Wednesday, 4 August 2010


“I dislike feeling at home when I am abroad.” - George Bernard Shaw

It is 11:11 p.m. local time here in Hanoi ( and 2:11 a.m. Melbourne time!) and we just arrived at our hotel after many adventures, delayed flights and last minute visa woes, we managed to get here, after spending about 19 hours in taxis, planes, buses, etc. The last straw was the taxi trip from the Hanoi airport to the city centre and to our hotel. The roads were crowded with traffic – cars, trucks, motor scooters, pedestrians and the city was amazingly dark. Even the houses standing like gaunt sentinels (they are so narrow, even though three or four stories high!) did not show many lighted windows. We finally worked out that everyone had their window blinds and shutters firmly closed. The few open shutters disclosed bare bulbs of low wattage that created a rather dismal mood.

The insistent beeps of the car horns and crowded roads, however, underlined the fact that this was not a sleeping city. The closer we got to the centre (and the airport is about 30 km form the centre) the more lights appeared on the side of the roads and a few neon signs advertised nocturnal haunts – “Karaoke”, “Restaurant”, “Sauna and Massage”…

For Poetry Wednesday today, something I found on the web at the airport lounge and which is fittingly Vietnamese. A 19th century woman poet, Hô Xuân Hu'o'ng (1772–1822). She was a strong-minded woman living in perilous times and while her poetry is deceptively tranquil and placid, describing ostensibly nature scenes, there are hidden meanings and a wild eroticism. She lived most of her life in Hanoi and therefore is an apt guest for Poetry Wednesday! And I quote from an excellent article by John Balaban:

“In the poetry of Hô Xuân Hu'o'ng, who wrote around 1800, near the end of the high tradition of nôm, we find poems behind poems behind poems. Almost all of her lü-shih or chüeh-chu poems, while apparently about natural landscapes or everyday activities, have hidden within them a complete, parallel second poem: a double entendre whose topic is sex. Sometimes, as in the poem below, the translator can succeed by finding words that are both true to the physical landscape she describes and suggestive of other things to the English ear: for example, "cleft," "bearded," "plunges," and "mount." Here, the translator's task is to also set up a double meaning with a single set of images.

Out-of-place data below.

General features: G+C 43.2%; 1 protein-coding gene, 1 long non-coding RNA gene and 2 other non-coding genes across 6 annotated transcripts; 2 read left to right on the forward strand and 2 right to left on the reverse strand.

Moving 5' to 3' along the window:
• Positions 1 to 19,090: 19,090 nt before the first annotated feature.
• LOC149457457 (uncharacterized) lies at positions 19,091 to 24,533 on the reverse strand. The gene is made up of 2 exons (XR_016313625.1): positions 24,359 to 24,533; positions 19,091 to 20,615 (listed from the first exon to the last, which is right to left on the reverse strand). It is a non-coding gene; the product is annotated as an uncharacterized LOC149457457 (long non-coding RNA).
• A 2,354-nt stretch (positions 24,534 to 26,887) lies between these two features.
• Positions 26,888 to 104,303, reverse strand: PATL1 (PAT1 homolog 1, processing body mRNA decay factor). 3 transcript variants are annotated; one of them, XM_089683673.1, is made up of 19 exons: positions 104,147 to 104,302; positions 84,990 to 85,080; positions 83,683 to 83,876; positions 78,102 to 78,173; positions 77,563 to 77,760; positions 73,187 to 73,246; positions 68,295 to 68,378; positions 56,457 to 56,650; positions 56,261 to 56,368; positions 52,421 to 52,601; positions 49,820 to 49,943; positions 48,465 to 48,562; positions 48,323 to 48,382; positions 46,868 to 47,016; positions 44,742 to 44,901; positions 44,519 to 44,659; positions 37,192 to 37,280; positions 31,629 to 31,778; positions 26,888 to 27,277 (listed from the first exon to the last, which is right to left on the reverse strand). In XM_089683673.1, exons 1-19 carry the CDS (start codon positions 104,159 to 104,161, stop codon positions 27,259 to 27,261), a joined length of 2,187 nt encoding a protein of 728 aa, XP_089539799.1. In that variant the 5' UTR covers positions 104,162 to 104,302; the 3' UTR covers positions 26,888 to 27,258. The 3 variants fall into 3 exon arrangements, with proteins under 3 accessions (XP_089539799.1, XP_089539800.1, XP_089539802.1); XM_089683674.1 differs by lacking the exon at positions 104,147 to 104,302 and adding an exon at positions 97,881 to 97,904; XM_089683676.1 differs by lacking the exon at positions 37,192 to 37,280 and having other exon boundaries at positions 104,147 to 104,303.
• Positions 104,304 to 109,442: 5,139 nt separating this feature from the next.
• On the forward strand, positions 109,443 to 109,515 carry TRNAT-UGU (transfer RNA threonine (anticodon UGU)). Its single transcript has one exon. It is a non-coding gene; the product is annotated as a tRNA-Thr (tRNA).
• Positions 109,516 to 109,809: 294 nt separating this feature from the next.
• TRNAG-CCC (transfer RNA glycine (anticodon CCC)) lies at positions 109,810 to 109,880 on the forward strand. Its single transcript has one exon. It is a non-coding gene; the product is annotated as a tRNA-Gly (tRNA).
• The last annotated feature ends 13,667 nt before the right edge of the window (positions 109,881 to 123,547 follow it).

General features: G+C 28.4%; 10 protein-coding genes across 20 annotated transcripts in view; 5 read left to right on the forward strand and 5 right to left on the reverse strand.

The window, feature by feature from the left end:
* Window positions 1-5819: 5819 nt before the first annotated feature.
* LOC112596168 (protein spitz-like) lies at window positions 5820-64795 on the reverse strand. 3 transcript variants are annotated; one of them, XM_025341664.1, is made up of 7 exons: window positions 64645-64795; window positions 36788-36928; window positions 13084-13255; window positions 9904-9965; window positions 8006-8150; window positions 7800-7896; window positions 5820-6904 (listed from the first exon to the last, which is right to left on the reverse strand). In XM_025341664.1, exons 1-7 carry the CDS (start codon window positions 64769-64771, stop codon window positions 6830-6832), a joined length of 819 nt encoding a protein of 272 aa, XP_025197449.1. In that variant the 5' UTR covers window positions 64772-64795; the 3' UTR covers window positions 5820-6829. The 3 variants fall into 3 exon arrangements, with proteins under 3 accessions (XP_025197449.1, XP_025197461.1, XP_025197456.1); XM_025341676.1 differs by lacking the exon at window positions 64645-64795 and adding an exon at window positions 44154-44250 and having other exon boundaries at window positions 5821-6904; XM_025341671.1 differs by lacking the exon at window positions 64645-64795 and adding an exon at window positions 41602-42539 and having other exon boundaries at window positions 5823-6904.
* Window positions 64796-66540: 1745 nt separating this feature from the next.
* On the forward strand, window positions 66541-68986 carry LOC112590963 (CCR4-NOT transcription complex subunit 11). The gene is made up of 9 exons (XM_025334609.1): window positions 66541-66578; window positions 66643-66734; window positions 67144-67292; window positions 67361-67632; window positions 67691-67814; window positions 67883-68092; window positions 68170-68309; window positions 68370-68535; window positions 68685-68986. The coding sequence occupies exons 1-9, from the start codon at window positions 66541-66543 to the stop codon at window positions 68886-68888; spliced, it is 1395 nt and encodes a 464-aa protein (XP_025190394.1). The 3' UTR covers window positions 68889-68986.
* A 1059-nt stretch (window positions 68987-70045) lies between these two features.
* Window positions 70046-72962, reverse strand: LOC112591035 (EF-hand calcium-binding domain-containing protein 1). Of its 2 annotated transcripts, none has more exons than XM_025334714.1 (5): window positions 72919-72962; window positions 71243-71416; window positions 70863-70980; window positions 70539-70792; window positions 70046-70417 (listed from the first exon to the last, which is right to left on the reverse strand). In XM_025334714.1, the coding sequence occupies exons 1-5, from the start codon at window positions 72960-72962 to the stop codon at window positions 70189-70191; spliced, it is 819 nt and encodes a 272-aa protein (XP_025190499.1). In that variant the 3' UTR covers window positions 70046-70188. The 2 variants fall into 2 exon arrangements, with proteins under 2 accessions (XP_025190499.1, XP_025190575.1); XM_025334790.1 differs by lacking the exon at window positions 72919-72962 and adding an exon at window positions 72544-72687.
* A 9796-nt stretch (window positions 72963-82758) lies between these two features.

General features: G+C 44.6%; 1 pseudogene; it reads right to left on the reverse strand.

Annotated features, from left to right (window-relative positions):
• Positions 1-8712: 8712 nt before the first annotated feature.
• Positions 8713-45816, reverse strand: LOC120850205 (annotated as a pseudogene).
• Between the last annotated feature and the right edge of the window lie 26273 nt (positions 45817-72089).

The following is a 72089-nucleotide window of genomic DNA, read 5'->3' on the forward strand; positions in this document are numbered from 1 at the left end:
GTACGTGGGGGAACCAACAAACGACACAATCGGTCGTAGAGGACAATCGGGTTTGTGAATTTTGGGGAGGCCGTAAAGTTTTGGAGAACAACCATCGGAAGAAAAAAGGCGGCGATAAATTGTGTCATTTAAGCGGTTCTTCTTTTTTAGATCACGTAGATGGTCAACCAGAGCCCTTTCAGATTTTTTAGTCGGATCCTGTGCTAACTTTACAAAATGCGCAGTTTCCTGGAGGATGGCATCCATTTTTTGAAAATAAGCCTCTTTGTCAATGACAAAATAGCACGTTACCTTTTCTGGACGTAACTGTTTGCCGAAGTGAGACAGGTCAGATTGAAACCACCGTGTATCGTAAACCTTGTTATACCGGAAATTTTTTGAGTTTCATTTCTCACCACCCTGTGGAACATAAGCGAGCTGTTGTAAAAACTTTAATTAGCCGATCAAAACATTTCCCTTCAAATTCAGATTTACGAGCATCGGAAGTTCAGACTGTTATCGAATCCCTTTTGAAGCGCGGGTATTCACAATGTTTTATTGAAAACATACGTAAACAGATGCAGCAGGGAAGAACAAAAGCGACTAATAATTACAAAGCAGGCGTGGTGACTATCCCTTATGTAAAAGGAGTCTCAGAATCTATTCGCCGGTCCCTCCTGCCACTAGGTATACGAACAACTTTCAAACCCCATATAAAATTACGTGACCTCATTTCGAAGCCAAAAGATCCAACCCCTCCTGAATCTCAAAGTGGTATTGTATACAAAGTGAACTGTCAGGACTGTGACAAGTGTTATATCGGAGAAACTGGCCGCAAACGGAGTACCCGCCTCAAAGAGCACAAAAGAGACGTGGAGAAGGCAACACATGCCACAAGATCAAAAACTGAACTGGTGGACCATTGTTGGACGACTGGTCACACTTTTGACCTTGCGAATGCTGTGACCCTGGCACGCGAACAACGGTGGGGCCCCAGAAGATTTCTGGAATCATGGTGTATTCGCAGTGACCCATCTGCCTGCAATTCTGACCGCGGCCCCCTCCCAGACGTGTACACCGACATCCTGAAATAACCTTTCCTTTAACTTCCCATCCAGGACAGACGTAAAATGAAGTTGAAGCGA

Môt -dèo, môt dèo, lai môt dèo.
Khen ai khéo tac canh cheo leo.
Cua son do loét tùm hum nóc,
Hòn dá xanh rì lún phún rêu.
Lát leo cành thông con gió thôc
Dâm dìa lá liêu giot suong gieo.
Hiên nhân, quân tu ai mà chang...
Moi gôi, chôn chân vân muôn trèo.

Hô Xuân Hu'o'ng


A cliff face. Another. And still a third.
Who was so skilled to carve this craggy scene

The cavern's red door, the ridge's narrow cleft,
The black knoll bearded with little mosses?

A twisting pine bough plunges in the wind,
Showering a willow's leaves with glistening drops.

Gentlemen, lords, who could refuse, though weary
And shaky in his knees, to mount once more?

As scholars have noted, the title "Dèo Ba Dôi" (Three Mountain Pass) would probably suggest to a Vietnamese reader the range in central North Viêt Nam called Dèo Tam-Diêp. But the poem's peculiar grotto would invite suspicion, and of course a literate Vietnamese reader would recognize immediately the pine and willow as male and female symbols, respectively. "Gentlemen" and "lords" ("Hiên nhân, quân tu") are traditional terms for the elite, mandarin class. Yet Hô Xuân Huong is anything but traditional. A woman writing in a male, Confucian tradition at the end of the decadent Lê dynasty, she only makes honorific references to men when she is being derisive.

The main aspect of the poem behind the poem (behind the poem) for Hô Xuân Huong is that she is almost always working against tradition. Behind her traditional landscapes lies sexual dalliance. Behind her pagoda walls, irreverent fools. In the widow's funeral lament, she hears infidelity. Yet all her poetic subversions are launched in exquisitely made, regulated lü-shih and chüeh-chu: verse with traditional requirements for line length, rhyme and tone placement, and syntactic parallelism. But here too she is unique and surprising, often using the word-stock of ca dao and the aphorisms of the common people where her male contemporaries are content with flowery rhetoric and stock ideas.”

John Balaban

Now time for bed!

1 comment:

  1. I had never heard of this poet before, Nicholas. Thanks for the introduction. Very topical considering where you are.